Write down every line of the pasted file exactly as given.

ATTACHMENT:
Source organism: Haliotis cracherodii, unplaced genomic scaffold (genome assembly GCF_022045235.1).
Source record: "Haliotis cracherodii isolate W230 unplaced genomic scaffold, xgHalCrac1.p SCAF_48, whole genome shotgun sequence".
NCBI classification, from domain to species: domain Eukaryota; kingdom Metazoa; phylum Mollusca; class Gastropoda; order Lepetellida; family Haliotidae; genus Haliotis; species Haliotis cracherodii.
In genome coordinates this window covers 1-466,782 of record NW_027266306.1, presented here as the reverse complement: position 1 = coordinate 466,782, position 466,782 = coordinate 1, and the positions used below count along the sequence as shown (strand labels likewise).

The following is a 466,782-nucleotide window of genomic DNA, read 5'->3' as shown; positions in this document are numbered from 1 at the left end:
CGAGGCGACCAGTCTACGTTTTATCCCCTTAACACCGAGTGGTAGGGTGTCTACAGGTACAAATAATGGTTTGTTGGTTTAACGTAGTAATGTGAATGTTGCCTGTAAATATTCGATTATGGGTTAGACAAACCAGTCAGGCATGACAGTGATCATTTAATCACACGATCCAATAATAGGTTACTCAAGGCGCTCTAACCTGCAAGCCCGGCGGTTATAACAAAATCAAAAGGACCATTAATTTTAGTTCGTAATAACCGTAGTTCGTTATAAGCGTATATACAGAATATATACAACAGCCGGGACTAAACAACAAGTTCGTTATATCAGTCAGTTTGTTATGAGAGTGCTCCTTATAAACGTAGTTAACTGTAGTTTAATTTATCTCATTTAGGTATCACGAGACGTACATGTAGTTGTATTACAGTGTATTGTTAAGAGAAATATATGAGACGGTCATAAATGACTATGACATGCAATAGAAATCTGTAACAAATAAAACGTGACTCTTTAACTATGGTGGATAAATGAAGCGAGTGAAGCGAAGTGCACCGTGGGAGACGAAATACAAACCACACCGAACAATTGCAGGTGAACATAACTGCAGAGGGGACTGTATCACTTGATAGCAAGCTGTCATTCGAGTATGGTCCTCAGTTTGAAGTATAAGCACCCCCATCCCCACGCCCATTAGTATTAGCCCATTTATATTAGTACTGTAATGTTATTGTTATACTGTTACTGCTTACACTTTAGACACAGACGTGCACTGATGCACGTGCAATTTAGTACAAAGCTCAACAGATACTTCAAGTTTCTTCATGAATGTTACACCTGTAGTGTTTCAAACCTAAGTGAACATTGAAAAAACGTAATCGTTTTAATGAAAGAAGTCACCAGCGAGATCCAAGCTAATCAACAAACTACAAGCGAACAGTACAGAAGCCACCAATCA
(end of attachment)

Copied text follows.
Source organism: Haliotis cracherodii, unplaced genomic scaffold (genome assembly GCF_022045235.1).
Source record: "Haliotis cracherodii isolate W230 unplaced genomic scaffold, xgHalCrac1.p SCAF_48, whole genome shotgun sequence".
NCBI classification, from domain to species: domain Eukaryota; kingdom Metazoa; phylum Mollusca; class Gastropoda; order Lepetellida; family Haliotidae; genus Haliotis; species Haliotis cracherodii.
In genome coordinates this window covers 1-466,782 of record NW_027266306.1, presented here as the reverse complement: position 1 = coordinate 466,782, position 466,782 = coordinate 1, and the positions used below count along the sequence as shown (strand labels likewise).

The following is a 466,782-nucleotide window of genomic DNA, read 5'->3' as shown; positions in this document are numbered from 1 at the left end:
CGAGGCGACCAGTCTACGTTTTATCCCCTTAACACCGAGTGGTAGGGTGTCTACAGGTACAAATAATGGTTTGTTGGTTTAACGTAGTAATGTGAATGTTGCCTGTAAATATTCGATTATGGGTTAGACAAACCAGTCAGGCATGACAGTGATCATTTAATCACACGATCCAATAATAGGTTACTCAAGGCGCTCTAACCTGCAAGCCCGGCGGTTATAACAAAATCAAAAGGACCATTAATTTTAGTTCGTAATAACCGTAGTTCGTTATAAGCGTATATACAGAATATATACAACAGCCGGGACTAAACAACAAGTTCGTTATATCAGTCAGTTTGTTATGAGAGTGCTCCTTATAAACGTAGTTAACTGTAGTTTAATTTATCTCATTTAGGTATCACGAGACGTACATGTAGTTGTATTACAGTGTATTGTTAAGAGAAATATATGAGACGGTCATAAATGACTATGACATGCAATAGAAATCTGTAACAAATAAAACGTGACTCTTTAACTATGGTGGATAAATGAAGCGAGTGAAGCGAAGTGCACCGTGGGAGACGAAATACAAACCACACCGAACAATTGCAGGTGAACATAACTGCAGAGGGGACTGTATCACTTGATAGCAAGCTGTCATTCGAGTATGGTCCTCAGTTTGAAGTATAAGCACCCCCATCCCCACGCCCATTAGTATTAGCCCATTTATATTAGTACTGTAATGTTATTGTTATACTGTTACTGCTTACACTTTAGACACAGACGTGCACTGATGCACGTGCAATTTAGTACAAAGCTCAACAGATACTTCAAGTTTCTTCATGAATGTTACACCTGTAGTGTTTCAAACCTAAGTGAACATTGAAAAAACGTAATCGTTTTAATGAAAGAAGTCACCAGCGAGATCCAAGCTAATCAACAAACTACAAGCGAACAGTACAGAAGCCACCAATCA